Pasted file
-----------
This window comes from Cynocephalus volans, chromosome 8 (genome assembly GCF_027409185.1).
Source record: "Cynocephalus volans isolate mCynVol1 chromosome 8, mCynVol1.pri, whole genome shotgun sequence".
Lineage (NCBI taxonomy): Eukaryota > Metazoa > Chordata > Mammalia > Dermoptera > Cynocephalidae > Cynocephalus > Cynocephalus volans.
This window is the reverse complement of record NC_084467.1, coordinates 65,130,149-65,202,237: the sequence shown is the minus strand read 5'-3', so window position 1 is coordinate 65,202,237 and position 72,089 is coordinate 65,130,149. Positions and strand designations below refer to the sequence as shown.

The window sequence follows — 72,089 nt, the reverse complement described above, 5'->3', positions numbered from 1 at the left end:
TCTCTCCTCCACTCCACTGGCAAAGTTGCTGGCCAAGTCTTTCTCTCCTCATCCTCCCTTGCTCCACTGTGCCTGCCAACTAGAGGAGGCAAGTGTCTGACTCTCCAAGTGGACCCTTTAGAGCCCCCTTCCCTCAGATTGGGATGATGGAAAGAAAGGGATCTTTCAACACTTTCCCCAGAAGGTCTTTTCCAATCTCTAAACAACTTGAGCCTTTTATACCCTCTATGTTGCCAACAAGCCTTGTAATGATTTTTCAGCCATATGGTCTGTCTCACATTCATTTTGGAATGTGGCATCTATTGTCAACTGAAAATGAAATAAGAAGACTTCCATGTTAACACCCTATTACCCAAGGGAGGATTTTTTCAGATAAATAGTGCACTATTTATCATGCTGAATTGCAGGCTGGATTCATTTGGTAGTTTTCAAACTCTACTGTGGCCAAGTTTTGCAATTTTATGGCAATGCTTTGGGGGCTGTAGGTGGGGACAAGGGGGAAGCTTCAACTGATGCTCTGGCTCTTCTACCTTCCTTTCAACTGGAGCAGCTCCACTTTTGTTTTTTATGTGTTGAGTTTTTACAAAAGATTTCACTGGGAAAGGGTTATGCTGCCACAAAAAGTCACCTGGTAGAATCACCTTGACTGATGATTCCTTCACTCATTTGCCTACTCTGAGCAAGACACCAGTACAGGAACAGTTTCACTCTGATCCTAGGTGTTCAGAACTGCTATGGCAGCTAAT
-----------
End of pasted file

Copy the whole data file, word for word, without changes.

This window comes from Cynocephalus volans, chromosome 8 (genome assembly GCF_027409185.1).
Source record: "Cynocephalus volans isolate mCynVol1 chromosome 8, mCynVol1.pri, whole genome shotgun sequence".
Lineage (NCBI taxonomy): Eukaryota > Metazoa > Chordata > Mammalia > Dermoptera > Cynocephalidae > Cynocephalus > Cynocephalus volans.
This window is the reverse complement of record NC_084467.1, coordinates 65,130,149-65,202,237: the sequence shown is the minus strand read 5'-3', so window position 1 is coordinate 65,202,237 and position 72,089 is coordinate 65,130,149. Positions and strand designations below refer to the sequence as shown.

The window sequence follows — 72,089 nt, the reverse complement described above, 5'->3', positions numbered from 1 at the left end:
TCTCTCCTCCACTCCACTGGCAAAGTTGCTGGCCAAGTCTTTCTCTCCTCATCCTCCCTTGCTCCACTGTGCCTGCCAACTAGAGGAGGCAAGTGTCTGACTCTCCAAGTGGACCCTTTAGAGCCCCCTTCCCTCAGATTGGGATGATGGAAAGAAAGGGATCTTTCAACACTTTCCCCAGAAGGTCTTTTCCAATCTCTAAACAACTTGAGCCTTTTATACCCTCTATGTTGCCAACAAGCCTTGTAATGATTTTTCAGCCATATGGTCTGTCTCACATTCATTTTGGAATGTGGCATCTATTGTCAACTGAAAATGAAATAAGAAGACTTCCATGTTAACACCCTATTACCCAAGGGAGGATTTTTTCAGATAAATAGTGCACTATTTATCATGCTGAATTGCAGGCTGGATTCATTTGGTAGTTTTCAAACTCTACTGTGGCCAAGTTTTGCAATTTTATGGCAATGCTTTGGGGGCTGTAGGTGGGGACAAGGGGGAAGCTTCAACTGATGCTCTGGCTCTTCTACCTTCCTTTCAACTGGAGCAGCTCCACTTTTGTTTTTTATGTGTTGAGTTTTTACAAAAGATTTCACTGGGAAAGGGTTATGCTGCCACAAAAAGTCACCTGGTAGAATCACCTTGACTGATGATTCCTTCACTCATTTGCCTACTCTGAGCAAGACACCAGTACAGGAACAGTTTCACTCTGATCCTAGGTGTTCAGAACTGCTATGGCAGCTAAT